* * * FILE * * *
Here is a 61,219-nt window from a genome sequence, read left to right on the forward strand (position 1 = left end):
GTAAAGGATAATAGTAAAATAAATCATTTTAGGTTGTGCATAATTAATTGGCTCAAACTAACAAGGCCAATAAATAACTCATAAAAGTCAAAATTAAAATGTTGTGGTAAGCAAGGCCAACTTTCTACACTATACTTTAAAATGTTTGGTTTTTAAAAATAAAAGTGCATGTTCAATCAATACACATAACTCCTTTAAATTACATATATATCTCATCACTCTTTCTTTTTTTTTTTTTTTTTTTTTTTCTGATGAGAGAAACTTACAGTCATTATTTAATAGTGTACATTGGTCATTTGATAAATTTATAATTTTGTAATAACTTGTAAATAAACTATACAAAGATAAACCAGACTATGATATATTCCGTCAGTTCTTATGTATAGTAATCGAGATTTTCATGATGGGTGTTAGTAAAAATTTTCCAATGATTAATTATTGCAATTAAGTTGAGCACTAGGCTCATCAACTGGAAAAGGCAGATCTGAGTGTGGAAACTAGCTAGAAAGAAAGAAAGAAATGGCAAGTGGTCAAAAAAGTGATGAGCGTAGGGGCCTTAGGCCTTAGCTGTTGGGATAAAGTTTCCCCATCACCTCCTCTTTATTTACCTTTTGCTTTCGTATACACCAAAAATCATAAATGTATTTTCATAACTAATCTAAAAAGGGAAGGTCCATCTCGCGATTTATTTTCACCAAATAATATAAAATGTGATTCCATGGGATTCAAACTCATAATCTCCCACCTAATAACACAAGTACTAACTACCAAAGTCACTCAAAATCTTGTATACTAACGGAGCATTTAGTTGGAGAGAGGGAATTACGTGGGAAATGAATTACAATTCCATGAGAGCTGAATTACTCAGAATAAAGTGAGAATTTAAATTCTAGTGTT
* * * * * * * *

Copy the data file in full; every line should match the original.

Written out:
Here is a 61,219-nt window from a genome sequence, read left to right on the forward strand (position 1 = left end):
GTAAAGGATAATAGTAAAATAAATCATTTTAGGTTGTGCATAATTAATTGGCTCAAACTAACAAGGCCAATAAATAACTCATAAAAGTCAAAATTAAAATGTTGTGGTAAGCAAGGCCAACTTTCTACACTATACTTTAAAATGTTTGGTTTTTAAAAATAAAAGTGCATGTTCAATCAATACACATAACTCCTTTAAATTACATATATATCTCATCACTCTTTCTTTTTTTTTTTTTTTTTTTTTTTCTGATGAGAGAAACTTACAGTCATTATTTAATAGTGTACATTGGTCATTTGATAAATTTATAATTTTGTAATAACTTGTAAATAAACTATACAAAGATAAACCAGACTATGATATATTCCGTCAGTTCTTATGTATAGTAATCGAGATTTTCATGATGGGTGTTAGTAAAAATTTTCCAATGATTAATTATTGCAATTAAGTTGAGCACTAGGCTCATCAACTGGAAAAGGCAGATCTGAGTGTGGAAACTAGCTAGAAAGAAAGAAAGAAATGGCAAGTGGTCAAAAAAGTGATGAGCGTAGGGGCCTTAGGCCTTAGCTGTTGGGATAAAGTTTCCCCATCACCTCCTCTTTATTTACCTTTTGCTTTCGTATACACCAAAAATCATAAATGTATTTTCATAACTAATCTAAAAAGGGAAGGTCCATCTCGCGATTTATTTTCACCAAATAATATAAAATGTGATTCCATGGGATTCAAACTCATAATCTCCCACCTAATAACACAAGTACTAACTACCAAAGTCACTCAAAATCTTGTATACTAACGGAGCATTTAGTTGGAGAGAGGGAATTACGTGGGAAATGAATTACAATTCCATGAGAGCTGAATTACTCAGAATAAAGTGAGAATTTAAATTCTAGTGTT